Travis Scott’s Utopia: In With the Old and Out With the New

Music Reviews Travis Scott
Travis Scott’s Utopia: In With the Old and Out With the New

It’s been five years since Travis Scott released Astroworld. Since then, he released a collaborative project with his label Cactus Jack Records and a few random features and singles—but he seemed to be taking his sweet time with his fourth album. It’s not hard to see why, as Astroworld elevated him to a household name similar to the likes of Drake. He has a McDonald’s meal, a concert in Fortnite, became a “strategic creative partner” for the PS5 and even launched a hard seltzer called CACTI.

Everything about Utopia until the album’s release indicated that Scott was upping the ante after the five years since Astroworld. An A24 distributed movie to accompany the album, a now-cancelled performance at the Pyramids of Giza, teases of a stadium tour (almost unheard of for hip-hop artists) and even placing totems in the town of Utopia, TX—it proves Scott is one of the more ambitious A-list rappers, if nothing else.

Utopia is, in parts, as grandiose as the rollout would have you believe. It’s got a star-studded feature list (including Kid Cudi, Drake, Playboi Carti, Beyoncé and Young Thug, among others), varied soundscapes and the signature psychedelic sound that Scott is the forerunner of in hip-hop. Anyone expecting a direct sequel to Astroworld will be disappointed, as it is far moodier and more in line with his earlier albums, like Birds in the Trap Sing McKnight. But past this opulence, the album is often shallow in the moments where Scott’s production can’t mask some of his lackluster writing.

The album opens with “Hyaena” which sees Scott name-dropping celebrities and bragging about money and various luxuries like private planes. The energy here blows anything he released in the gap since Astroworld out of the water, with his tight flows and cadences seeming to set the tone for the album.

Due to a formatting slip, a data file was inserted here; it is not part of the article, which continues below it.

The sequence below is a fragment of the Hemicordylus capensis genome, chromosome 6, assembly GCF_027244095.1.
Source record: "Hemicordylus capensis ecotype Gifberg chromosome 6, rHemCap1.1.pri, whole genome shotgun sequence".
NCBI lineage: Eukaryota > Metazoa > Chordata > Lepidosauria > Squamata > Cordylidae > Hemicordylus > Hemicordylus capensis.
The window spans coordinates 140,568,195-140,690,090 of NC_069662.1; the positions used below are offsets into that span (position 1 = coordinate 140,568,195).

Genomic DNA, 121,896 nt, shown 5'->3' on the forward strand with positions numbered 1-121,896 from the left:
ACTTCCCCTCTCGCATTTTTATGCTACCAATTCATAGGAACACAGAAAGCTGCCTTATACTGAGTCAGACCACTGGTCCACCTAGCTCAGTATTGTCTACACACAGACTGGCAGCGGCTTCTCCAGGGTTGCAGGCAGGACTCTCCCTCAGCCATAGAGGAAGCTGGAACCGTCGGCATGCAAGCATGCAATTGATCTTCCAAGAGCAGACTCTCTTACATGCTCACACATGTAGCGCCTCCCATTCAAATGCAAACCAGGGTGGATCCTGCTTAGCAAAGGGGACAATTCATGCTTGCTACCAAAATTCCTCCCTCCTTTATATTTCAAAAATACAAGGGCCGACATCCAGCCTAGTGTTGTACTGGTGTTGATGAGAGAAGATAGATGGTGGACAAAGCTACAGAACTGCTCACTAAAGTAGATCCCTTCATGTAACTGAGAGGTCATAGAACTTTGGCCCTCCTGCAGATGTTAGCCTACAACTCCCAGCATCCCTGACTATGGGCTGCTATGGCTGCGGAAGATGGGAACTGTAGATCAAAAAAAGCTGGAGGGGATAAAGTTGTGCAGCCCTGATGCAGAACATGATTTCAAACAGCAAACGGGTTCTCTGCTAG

It’s impossible to talk about Utopia without acknowledging the heavy Kanye West influence over the whole project. Some of the tracks could pass as Yeezus loosies with minimal changes—especially a song like “Circus Maximus,” which interpolates the drums from “Black Skinhead.” “Telekinesis” and “Modern Jam” are tracks recycled from scrapped Kanye beats. Travis wears his influences on his sleeve, but he does all of the beats justice.

The features on the album are great for the most part. “Fe!n” with Playboi Carti gives us a nice insight into the reclusive rapper’s new sound, featuring the addictive refrain of “Fein Fein” throughout the entire track. “Lost Forever,” featuring Westside Gunn’s signature nasally delivery and the ethereal vocals of James Blake, works perfectly. Scott’s ability to curate a feature list is undeniable, and it’s one of his greatest strengths.

But it doesn’t always work. “K-pop” features the Weeknd and Bad Bunny and is easily one of the dullest moments on the record. Its summery vibe, compared to the synth-laden darkness that permeates the rest of the album, makes it stick out like a sore thumb in the same way “Butterfly Effect” did on Astroworld.

The blockbuster production doesn’t mask the fact that Scott doesn’t have a lot to say on this album. It isn’t too much of a stretch to say that he hasn’t had an introspective song since “Apple Pie” back in 2015. I’m not expecting Scott to explain the societal implications of a utopia, but it is distinctly impersonal aside from his verse on “My Eyes” where he talks about the Astroworld Festival tragedy.

Even if the album sometimes feels thematically hollow, Utopia is still one of the most forward-thinking mainstream releases of the year. Scott is still pushing the boundaries of his psychedelic trap sound after ten years in the industry, and shows no sign of stopping anytime soon.

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